The web and email are no longer novel, and most of us have wizened up to deceptive web practices and the promises of Nigerian Princes, but we still find novelty in new mobile apps, voice interfaces, AR, VR. Not too long ago, the craze with Pokémon Go raised many ethical questions.
  2. Positive reputation of new technology
    While “It must be true — I saw it on the Internet” is now a punchline, users are still being persuaded to like, comment, share, retweet, spread challenges, and make fake news or bot generated content viral.
  3. Unlimited persistence
    Would you like a used car salesman following you around after your first visit, continually trying to sell you a car? While that thankfully does not happen in real life, your apps and devices are with you all the time, and the ding and glowing screen have the ability to persistently persuade us, even in places and times that may be otherwise inappropriate. This past Lent, my son took a break from his mobile device. When he started it after Easter, he had hundreds of past notifications and alerts from one mobile game offering all sorts of reminders and incentives to come back and use it.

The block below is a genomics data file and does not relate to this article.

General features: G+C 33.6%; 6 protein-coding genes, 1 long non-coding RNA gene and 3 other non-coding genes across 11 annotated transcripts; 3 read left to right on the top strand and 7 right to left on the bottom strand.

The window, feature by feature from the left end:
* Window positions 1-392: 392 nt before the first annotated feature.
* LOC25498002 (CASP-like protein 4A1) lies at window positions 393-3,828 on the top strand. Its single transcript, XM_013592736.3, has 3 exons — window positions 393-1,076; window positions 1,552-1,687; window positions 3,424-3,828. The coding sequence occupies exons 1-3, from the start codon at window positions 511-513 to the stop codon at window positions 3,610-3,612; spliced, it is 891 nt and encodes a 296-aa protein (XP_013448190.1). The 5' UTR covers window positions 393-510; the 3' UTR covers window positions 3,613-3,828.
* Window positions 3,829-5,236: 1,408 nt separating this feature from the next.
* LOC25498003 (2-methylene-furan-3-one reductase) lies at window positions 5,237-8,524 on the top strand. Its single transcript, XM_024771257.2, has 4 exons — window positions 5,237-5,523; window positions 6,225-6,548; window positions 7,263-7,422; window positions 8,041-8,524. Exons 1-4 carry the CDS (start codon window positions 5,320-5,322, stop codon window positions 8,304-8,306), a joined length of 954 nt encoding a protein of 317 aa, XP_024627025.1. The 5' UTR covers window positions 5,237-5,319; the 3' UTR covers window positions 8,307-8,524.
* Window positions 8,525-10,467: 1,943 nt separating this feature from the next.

4. Control over how the interaction unfolds
    Unlike human persuasion, where the person being persuaded has the ability to react and change course, technology has predefined options, controlled by the creators, designers and developers. When designing voice interfaces, creators have to define what their skill will be able to do, and for everything else come back with a “Sorry I can’t help with that”. Just last month, a social network blocked access to their mobile website, asking me to install their app to access their content, without an escape or dismiss option.
  5. Can affect emotion while still being emotionless
    New technology doesn’t have emotion. Even with the recent advances in Artificial Intelligence, machines do not feel emotion like humans do. Back to the Google Duplex assistant call mentioned at the beginning, issues can arise when people are not aware that the voice at the other end is just an emotionless machine, and treat it as another person just like them.
  6. Cannot take responsibility for negative outcomes of persuasion
    What happens when something goes wrong, and the app or the technology cannot take responsibility? Do the creators shoulder that responsibility, even if their persuasion strategies have unintended outcomes, or if misused by their partners? Mark Zuckerberg accepted responsibility for the Cambridge Analytica scandal before and during the congress hearings.